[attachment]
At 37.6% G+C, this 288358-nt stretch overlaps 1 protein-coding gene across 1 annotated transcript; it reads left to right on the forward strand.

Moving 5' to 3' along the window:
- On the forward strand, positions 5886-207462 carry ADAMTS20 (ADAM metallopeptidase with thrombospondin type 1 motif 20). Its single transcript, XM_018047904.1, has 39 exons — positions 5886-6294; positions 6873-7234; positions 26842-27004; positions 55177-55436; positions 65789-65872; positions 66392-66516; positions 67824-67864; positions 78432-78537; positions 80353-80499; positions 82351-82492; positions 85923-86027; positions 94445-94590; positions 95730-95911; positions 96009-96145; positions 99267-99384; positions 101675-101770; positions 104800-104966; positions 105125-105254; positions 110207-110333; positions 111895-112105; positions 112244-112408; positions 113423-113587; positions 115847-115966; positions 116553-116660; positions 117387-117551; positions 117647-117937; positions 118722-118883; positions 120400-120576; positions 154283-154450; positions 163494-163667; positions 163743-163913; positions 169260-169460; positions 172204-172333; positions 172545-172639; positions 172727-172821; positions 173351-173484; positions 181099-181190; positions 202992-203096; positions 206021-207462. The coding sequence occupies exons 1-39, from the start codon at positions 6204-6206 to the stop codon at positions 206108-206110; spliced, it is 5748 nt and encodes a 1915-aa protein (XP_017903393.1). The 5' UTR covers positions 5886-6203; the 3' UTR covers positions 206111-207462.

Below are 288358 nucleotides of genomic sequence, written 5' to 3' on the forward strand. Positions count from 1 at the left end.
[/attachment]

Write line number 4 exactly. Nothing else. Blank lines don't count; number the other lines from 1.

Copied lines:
Below are 288358 nucleotides of genomic sequence, written 5' to 3' on the forward strand. Positions count from 1 at the left end.